Drivers are the main components of any headphone that should deliver good sound quality. They deliver balanced bass, midrange and treble, ensuring a pleasant listening experience. The main function of a driver is to convert electrical signals into audible sounds. The sounds we hear are the result of electrical signals before they reach our ears. When music is played, the audio data is transmitted through the cable in the form of electrical signals. They are then converted into audible sounds by the speakers before reaching our ears for music playback.


It is important to try a pair of headphones in person to get an idea of how comfortable they are when worn. The last thing you want is an expensive pair of headphones that you cannot wear because they pinch your ears. Some headphones have padded earcups to reduce pressure on your ears, but comfort depends on the size of your head.

Sound Profile

Consider which sound profile you like best and buy headphones that fall into that category. There are three primary sound types: warm, neutral, and bright. Neutral sound is considered the holy grail of high-end audio listening, and audiophiles are usually looking for a neutral sound profile to hear the “purest” sound. However, neutral headphones are extremely hard to find and rare because they must reproduce all frequencies equally.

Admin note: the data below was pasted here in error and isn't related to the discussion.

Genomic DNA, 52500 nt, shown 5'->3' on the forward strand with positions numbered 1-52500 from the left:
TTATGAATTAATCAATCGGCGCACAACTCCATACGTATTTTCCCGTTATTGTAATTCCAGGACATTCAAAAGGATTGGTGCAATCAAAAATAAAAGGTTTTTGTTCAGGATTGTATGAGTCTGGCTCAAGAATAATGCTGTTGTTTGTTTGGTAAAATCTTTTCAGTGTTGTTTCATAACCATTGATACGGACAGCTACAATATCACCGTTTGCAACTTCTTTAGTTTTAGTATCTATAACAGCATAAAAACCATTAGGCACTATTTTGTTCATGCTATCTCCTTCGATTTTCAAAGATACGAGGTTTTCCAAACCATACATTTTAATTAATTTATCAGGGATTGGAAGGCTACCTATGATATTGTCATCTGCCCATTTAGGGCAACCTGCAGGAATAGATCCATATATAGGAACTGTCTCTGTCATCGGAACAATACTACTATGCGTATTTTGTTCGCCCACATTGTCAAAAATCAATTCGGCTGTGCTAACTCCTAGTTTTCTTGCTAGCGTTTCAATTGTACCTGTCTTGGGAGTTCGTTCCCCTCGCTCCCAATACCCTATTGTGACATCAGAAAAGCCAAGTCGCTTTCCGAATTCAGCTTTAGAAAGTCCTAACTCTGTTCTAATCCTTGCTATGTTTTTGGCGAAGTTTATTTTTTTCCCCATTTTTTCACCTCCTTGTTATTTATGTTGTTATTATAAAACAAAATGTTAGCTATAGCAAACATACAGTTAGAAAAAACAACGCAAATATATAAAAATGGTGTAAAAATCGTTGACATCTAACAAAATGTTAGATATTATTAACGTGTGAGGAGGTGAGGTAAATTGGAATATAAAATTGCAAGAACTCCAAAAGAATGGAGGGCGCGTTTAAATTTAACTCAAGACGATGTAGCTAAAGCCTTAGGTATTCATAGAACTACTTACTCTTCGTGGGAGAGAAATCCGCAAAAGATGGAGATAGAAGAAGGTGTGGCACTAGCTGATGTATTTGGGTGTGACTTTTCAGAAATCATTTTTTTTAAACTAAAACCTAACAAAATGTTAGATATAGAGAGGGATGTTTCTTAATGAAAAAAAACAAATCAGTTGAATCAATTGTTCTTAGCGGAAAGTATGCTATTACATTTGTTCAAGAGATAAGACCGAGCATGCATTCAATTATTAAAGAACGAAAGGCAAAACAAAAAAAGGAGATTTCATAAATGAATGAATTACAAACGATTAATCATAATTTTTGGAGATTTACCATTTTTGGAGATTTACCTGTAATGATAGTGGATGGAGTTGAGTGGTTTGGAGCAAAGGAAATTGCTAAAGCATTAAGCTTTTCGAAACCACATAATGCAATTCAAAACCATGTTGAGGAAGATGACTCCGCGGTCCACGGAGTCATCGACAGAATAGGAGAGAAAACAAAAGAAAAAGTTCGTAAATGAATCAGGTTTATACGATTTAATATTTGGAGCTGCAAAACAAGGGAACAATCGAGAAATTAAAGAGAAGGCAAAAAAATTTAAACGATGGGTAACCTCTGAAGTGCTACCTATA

Most headphones have their own timbre, and even headphones that claim to be neutral are in most cases not really neutral in the true sense. Therefore, it is better to find a balanced sounding headphone with a hint of warmth or brightness. Warm” sounding headphones tend to emphasize bass frequencies, making voices and bass more prominent. They usually have a mass-market sound signature and sound “comfortable.”

Brand Name

The brand name can also be important. While Apple, Sennheiser, Shure, JBL, Bose, and Audio Technica are often considered household names in the audio industry, lesser-known brands like Jaybird, Libratone, and Soul have a lot to offer.

Even though some brands have a lower price, you should be extra careful when buying headphones from a company that has no experience in this field. After all, there is often a reason why big brands are more trusted.


A good pair of headphones can transform anyone’s listening experience. The only problem is that there are many different headphones out there, all with something different to offer. This buying guide will help you decide which headphones to buy based on your specific needs, budget, and lifestyle.

Editorial Staff
Editorial Staffhttps://www.bollyinside.com
The Bollyinside editorial staff is made up of tech experts with more than 10 years of experience Led by Sumit Chauhan. We started in 2014 and now Bollyinside is a leading tech resource, offering everything from product reviews and tech guides to marketing tips. Think of us as your go-to tech encyclopedia!